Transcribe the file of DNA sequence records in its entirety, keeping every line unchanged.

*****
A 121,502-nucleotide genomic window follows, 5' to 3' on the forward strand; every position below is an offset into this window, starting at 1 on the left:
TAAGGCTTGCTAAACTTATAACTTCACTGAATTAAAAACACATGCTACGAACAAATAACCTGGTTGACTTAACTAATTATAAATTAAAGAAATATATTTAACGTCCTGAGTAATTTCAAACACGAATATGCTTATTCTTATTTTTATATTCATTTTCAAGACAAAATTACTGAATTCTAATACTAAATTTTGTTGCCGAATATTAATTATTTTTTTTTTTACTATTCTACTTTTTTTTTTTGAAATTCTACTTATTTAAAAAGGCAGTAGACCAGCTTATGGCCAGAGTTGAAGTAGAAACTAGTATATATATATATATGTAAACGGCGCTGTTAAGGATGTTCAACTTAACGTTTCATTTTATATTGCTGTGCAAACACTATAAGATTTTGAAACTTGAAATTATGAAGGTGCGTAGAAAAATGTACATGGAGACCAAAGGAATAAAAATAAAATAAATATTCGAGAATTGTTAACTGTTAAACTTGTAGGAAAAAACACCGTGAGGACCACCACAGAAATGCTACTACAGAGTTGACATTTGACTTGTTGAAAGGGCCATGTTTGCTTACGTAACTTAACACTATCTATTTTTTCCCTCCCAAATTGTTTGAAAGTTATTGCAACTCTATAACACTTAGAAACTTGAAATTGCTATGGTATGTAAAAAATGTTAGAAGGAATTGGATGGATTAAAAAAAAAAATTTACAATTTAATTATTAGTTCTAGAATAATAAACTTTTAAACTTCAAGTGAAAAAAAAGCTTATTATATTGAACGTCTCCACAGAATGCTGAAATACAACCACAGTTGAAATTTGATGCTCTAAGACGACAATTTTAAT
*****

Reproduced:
A 121,502-nucleotide genomic window follows, 5' to 3' on the forward strand; every position below is an offset into this window, starting at 1 on the left:
TAAGGCTTGCTAAACTTATAACTTCACTGAATTAAAAACACATGCTACGAACAAATAACCTGGTTGACTTAACTAATTATAAATTAAAGAAATATATTTAACGTCCTGAGTAATTTCAAACACGAATATGCTTATTCTTATTTTTATATTCATTTTCAAGACAAAATTACTGAATTCTAATACTAAATTTTGTTGCCGAATATTAATTATTTTTTTTTTTACTATTCTACTTTTTTTTTTTGAAATTCTACTTATTTAAAAAGGCAGTAGACCAGCTTATGGCCAGAGTTGAAGTAGAAACTAGTATATATATATATATGTAAACGGCGCTGTTAAGGATGTTCAACTTAACGTTTCATTTTATATTGCTGTGCAAACACTATAAGATTTTGAAACTTGAAATTATGAAGGTGCGTAGAAAAATGTACATGGAGACCAAAGGAATAAAAATAAAATAAATATTCGAGAATTGTTAACTGTTAAACTTGTAGGAAAAAACACCGTGAGGACCACCACAGAAATGCTACTACAGAGTTGACATTTGACTTGTTGAAAGGGCCATGTTTGCTTACGTAACTTAACACTATCTATTTTTTCCCTCCCAAATTGTTTGAAAGTTATTGCAACTCTATAACACTTAGAAACTTGAAATTGCTATGGTATGTAAAAAATGTTAGAAGGAATTGGATGGATTAAAAAAAAAAATTTACAATTTAATTATTAGTTCTAGAATAATAAACTTTTAAACTTCAAGTGAAAAAAAAGCTTATTATATTGAACGTCTCCACAGAATGCTGAAATACAACCACAGTTGAAATTTGATGCTCTAAGACGACAATTTTAAT